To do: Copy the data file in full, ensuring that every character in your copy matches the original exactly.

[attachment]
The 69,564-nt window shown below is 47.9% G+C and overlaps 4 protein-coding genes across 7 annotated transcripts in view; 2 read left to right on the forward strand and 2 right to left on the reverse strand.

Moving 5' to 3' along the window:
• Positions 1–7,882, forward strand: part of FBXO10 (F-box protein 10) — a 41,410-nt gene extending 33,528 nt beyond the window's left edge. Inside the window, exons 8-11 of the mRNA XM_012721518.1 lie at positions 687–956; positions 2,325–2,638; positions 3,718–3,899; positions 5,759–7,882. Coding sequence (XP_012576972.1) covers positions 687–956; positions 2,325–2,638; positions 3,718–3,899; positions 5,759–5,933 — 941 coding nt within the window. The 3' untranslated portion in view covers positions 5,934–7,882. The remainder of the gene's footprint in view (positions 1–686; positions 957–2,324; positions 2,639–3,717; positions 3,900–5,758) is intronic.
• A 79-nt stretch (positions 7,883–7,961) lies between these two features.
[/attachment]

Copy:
The 69,564-nt window shown below is 47.9% G+C and overlaps 4 protein-coding genes across 7 annotated transcripts in view; 2 read left to right on the forward strand and 2 right to left on the reverse strand.

Moving 5' to 3' along the window:
• Positions 1–7,882, forward strand: part of FBXO10 (F-box protein 10) — a 41,410-nt gene extending 33,528 nt beyond the window's left edge. Inside the window, exons 8-11 of the mRNA XM_012721518.1 lie at positions 687–956; positions 2,325–2,638; positions 3,718–3,899; positions 5,759–7,882. Coding sequence (XP_012576972.1) covers positions 687–956; positions 2,325–2,638; positions 3,718–3,899; positions 5,759–5,933 — 941 coding nt within the window. The 3' untranslated portion in view covers positions 5,934–7,882. The remainder of the gene's footprint in view (positions 1–686; positions 957–2,324; positions 2,639–3,717; positions 3,900–5,758) is intronic.
• A 79-nt stretch (positions 7,883–7,961) lies between these two features.